Seven candidates are running for mayor and council seats in Dewey-Humboldt: two for mayor, and five for three council seats.
Here are brief biographies and questions and answers, submitted by the candidates in alphabetical order, for voters to look over before the Aug. 28 election. Each candidate had a 50-word limit with which to answer the last three questions.
Name: Terry Nolan
Length of time in Dewey-Humboldt: Since 1972.
Occupation and professional background: I’ve been self-employed for the past 25 years as owner and operator of Humboldt Precast.
Educational background: I have four years of high school, four years of electrical apprenticeship, two years in the Army (one year in Vietnam), two years college business classes.
What made you decide to run for mayor? I am currently the mayor and want to continue to be the mayor for the next two years. There are numerous issues that I would like to see continued and approved through the next council. We have a momentum going and we need to concentrate on approving these issues.
What are the three main issues facing Dewey-Humboldt in the coming term? Just some of the main issues are the new Community Plan, develop a new ingress-egress through the town to access the back of Blue Hills (very important), to develop a firebreak on the west side of the town on Forest Service property (very, very important).
What are your goals and priorities as mayor? Goals are hard to accomplish. You are working with six other members. We need to work together. The council has already approved working with the Arizona Parks Department to establish the smelter area as a state park. This will happen and be a real benefit for the town and its economy.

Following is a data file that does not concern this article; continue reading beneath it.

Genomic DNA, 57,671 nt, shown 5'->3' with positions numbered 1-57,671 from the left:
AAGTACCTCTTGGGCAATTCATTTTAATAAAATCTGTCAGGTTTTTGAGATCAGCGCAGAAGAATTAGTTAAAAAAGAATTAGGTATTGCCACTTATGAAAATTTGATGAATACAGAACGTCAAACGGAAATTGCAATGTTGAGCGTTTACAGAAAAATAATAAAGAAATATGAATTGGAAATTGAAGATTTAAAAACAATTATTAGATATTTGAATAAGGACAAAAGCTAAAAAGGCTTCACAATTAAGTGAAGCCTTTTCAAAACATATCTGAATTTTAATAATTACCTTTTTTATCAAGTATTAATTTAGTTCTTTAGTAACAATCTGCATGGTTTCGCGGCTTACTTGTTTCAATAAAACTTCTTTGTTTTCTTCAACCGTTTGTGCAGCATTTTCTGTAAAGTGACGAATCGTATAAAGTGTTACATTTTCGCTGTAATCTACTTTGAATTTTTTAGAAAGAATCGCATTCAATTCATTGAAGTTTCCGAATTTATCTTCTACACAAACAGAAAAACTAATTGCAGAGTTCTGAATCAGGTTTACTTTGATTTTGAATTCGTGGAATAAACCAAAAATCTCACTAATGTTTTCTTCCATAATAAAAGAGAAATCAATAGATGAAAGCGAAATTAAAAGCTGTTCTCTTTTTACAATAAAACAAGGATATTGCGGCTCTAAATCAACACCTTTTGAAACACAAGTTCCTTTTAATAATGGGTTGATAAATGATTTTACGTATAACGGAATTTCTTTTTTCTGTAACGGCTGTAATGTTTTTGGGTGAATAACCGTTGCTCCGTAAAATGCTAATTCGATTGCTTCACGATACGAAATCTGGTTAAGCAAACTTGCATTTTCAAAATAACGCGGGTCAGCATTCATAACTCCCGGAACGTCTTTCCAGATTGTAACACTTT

Name: Victoria J. Wendt
Age: 65, turning 66 by election day
Length of time in Dewey-Humboldt: Since 1992
Occupation and professional background: Thirteen years as a semi/tractor-trailer driver: one of the first women semi drivers in metro Phoenix. Five years transportation department supervisor: negotiated common carrier contracts, supervised personnel, managed the day-to-day operations of a large warehouse and traffic department for a major grocery store chain. Thirteen years professional bookkeeper: provided professional bookkeeping services to a variety of business clients. Eleven years local service business owner: operated a successful service business in the Dewey-Humboldt area for more than a decade.
Educational background: Graduated Central High School 1970; attended Mesa Community College - business management.
What made you decide to run for mayor? I feel it is time for a change in our mayoral leadership. I will bring innovative ideas while still supporting our country environment and lifestyle. I will be a mayor who is transparent, honest and open, this will always be my highest priority.
What are the three main issues facing Dewey-Humboldt in the coming term? Infrastructure: Safety is a viable concern. In addition, a secondary country dirt road standard needs serious consideration. Revenue: We need to develop additional revenue sources all the while remaining true to the reasons we all moved to our country town. The General Plan is a must-do with community input.
What are your goals and priorities as mayor/council member? I will ensure full disclosure and transparency related to potential commercial or residential development issues at the earliest possible time. Encourage reasonable, controlled and sustainable development. Conduct town meetings in a more businesslike manner with consideration for all in attendance and by promoting team support among council members.
DEWEY CITY COUNCIL CANDIDATES
Name: Karen Brooks
Age: 67, turning 68 by election day
Length of time living in Dewey-Humboldt: Since 1951